And Leon Gildin does, not once, but three times, as he takes a story shared by a former client and turns it into a sprawling family saga that spans three generations and as many continents, playing on the breadth of human emotion against a vast historical expanse. Now, as The Polski Trilogy, the trio of riveting stories is available in one volume.
Gildin crafts a stunning page turner, from the horrors of Nazi occupied Poland to the shining promise of the state of Israel to the hopes and dreams of America. Drawing on his intuitive understanding of human nature, and the very randomness of human life, he creates a cast of characters and a gripping plot line that plumb the depths of human need, want and desire.
In the first book of the trilogy, Gildin, a lawyer turned novelist, tells the story of the Hotel Polski, a way station for Jews trying to escape from the Nazis — bizarrely run by the very captors from whom they were trying to flee — and two couples who find their way there and ultimately escape and resettle in Israel. It is a tale wrought of intrigue and serendipity, of lost identities and deeply held secrets.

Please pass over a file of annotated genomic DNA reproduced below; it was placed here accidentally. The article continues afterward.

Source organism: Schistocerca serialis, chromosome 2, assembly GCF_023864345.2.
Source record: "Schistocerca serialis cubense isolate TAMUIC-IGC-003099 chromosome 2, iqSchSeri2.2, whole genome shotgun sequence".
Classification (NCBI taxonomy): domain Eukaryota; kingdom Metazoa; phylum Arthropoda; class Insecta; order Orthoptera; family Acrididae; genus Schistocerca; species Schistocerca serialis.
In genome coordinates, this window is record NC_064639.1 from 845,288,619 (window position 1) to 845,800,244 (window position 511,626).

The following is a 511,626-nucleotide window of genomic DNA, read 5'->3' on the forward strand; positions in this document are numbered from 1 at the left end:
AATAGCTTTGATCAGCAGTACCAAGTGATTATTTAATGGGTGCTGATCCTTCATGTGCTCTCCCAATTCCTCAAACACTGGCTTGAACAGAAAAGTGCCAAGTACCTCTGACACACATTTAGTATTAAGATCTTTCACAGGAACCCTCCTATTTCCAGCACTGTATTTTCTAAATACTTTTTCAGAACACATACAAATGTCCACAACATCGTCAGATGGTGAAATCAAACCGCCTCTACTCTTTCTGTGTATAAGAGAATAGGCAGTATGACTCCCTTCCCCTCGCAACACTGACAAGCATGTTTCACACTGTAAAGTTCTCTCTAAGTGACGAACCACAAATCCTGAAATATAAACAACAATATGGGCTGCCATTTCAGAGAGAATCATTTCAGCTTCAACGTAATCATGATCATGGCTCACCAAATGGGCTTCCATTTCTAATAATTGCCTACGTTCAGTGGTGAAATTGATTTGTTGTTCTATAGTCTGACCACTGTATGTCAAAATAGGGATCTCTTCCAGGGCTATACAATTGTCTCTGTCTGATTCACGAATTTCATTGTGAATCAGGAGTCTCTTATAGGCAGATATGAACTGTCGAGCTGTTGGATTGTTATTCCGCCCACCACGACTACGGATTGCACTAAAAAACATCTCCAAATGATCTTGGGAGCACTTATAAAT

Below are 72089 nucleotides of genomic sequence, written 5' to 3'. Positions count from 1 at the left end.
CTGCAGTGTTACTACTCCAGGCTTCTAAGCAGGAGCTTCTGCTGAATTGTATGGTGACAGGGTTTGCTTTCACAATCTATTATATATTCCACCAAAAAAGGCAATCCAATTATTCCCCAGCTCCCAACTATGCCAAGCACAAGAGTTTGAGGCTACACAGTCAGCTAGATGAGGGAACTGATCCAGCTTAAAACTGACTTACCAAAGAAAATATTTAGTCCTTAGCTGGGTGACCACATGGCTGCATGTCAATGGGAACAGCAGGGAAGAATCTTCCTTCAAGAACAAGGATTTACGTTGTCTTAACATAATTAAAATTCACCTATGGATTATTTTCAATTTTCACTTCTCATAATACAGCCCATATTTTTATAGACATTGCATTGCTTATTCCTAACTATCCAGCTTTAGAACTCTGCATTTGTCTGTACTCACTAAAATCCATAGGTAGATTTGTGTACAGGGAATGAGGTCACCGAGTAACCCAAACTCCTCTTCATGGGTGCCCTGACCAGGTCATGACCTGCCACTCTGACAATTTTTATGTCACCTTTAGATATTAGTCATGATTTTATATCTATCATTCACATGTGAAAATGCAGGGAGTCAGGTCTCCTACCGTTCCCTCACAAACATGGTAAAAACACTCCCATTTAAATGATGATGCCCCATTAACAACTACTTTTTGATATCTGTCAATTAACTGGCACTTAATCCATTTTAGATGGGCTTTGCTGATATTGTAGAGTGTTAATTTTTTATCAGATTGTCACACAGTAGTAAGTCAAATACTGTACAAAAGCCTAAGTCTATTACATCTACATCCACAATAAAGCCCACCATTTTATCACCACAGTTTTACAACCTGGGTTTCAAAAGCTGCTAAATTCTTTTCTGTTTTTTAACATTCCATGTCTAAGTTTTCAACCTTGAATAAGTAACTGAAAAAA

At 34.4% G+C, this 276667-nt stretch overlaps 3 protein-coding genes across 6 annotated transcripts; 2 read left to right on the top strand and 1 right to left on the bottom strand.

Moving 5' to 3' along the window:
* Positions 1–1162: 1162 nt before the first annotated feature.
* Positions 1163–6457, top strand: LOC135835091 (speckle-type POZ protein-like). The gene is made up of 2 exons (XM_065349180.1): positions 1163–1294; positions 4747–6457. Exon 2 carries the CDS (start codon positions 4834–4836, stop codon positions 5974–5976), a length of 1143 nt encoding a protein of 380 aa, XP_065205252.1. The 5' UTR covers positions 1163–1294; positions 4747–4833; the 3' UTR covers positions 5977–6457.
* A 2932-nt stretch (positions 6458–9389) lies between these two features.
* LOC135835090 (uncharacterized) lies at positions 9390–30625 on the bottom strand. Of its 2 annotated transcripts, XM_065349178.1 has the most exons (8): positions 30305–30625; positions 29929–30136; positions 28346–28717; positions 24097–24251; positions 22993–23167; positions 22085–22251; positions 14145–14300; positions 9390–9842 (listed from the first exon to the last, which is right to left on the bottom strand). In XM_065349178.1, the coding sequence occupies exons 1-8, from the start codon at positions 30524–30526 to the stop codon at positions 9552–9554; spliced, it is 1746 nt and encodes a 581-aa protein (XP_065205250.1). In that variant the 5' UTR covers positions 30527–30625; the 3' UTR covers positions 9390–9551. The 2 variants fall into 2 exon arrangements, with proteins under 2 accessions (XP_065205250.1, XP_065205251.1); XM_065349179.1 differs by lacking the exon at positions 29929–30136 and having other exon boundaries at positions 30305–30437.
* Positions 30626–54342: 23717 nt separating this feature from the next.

The second book tells of the refugees’ lives in Israel, shadowed by the moral ambiguity of choices made even as they continue to go on. The third book, in a series of twists and turns, seeks to resolve the inner conflict that has continued to plague the survivors as the third generation confronts their grandparents’ past.
The characters are as engaging as the plot, as Gildin gives his imagination free rein, asking the what ifs and what thens that drive the creative process and the sequence of the trilogy’s narrative. He ruminates on the fortuitousness of life and our inability to be in control. “You can’t explain, you can’t plan,” he says. Yet writing a novel allows him to do just that, plotting out the ending of the final book into a very satisfying conclusion.
“They were good people,” he says of his characters, “and why shouldn’t they have a happy ending?”
Why not, indeed?